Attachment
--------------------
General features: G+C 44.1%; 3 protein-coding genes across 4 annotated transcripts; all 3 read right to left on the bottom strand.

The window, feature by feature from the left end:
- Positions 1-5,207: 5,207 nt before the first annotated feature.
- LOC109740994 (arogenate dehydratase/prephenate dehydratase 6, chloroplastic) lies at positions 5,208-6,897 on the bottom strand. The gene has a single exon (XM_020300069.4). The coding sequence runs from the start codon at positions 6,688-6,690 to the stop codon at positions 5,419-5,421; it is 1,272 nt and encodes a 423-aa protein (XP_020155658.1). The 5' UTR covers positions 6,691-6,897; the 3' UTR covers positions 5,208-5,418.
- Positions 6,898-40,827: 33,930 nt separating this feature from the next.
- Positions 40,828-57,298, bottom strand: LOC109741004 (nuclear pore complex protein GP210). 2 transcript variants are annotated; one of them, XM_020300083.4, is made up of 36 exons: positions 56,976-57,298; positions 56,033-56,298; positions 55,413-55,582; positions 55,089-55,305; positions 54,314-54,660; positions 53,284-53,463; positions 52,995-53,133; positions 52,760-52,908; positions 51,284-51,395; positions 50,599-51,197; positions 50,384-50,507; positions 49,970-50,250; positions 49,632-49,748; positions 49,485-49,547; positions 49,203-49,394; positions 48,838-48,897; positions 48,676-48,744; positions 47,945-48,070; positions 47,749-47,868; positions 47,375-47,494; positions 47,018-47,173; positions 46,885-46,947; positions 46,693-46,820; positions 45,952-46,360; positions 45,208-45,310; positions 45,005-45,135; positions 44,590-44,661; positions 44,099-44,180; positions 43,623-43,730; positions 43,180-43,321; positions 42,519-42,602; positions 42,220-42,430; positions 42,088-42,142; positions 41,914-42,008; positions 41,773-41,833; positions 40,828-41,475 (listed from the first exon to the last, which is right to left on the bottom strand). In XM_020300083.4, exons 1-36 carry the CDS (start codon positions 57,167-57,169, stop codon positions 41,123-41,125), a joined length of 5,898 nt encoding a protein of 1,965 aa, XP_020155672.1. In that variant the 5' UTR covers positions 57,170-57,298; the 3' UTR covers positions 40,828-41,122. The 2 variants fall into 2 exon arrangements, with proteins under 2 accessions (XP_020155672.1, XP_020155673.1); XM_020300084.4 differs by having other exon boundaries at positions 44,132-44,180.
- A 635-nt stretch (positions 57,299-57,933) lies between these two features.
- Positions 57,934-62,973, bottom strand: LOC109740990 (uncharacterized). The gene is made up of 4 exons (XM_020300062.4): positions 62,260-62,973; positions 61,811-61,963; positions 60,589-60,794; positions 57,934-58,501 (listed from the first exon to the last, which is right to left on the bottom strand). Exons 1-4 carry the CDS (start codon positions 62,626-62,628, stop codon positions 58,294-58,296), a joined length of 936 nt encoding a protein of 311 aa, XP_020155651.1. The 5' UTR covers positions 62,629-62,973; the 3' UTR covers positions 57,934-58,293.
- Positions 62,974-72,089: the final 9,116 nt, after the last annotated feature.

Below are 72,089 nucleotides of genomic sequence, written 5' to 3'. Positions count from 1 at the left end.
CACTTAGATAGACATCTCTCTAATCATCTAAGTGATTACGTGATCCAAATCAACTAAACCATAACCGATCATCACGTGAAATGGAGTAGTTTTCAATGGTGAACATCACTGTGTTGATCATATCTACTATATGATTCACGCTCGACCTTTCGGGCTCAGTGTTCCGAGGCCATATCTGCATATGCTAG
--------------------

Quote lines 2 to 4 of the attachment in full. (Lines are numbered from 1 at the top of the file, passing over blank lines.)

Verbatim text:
The window, feature by feature from the left end:
- Positions 1-5,207: 5,207 nt before the first annotated feature.
- LOC109740994 (arogenate dehydratase/prephenate dehydratase 6, chloroplastic) lies at positions 5,208-6,897 on the bottom strand. The gene has a single exon (XM_020300069.4). The coding sequence runs from the start codon at positions 6,688-6,690 to the stop codon at positions 5,419-5,421; it is 1,272 nt and encodes a 423-aa protein (XP_020155658.1). The 5' UTR covers positions 6,691-6,897; the 3' UTR covers positions 5,208-5,418.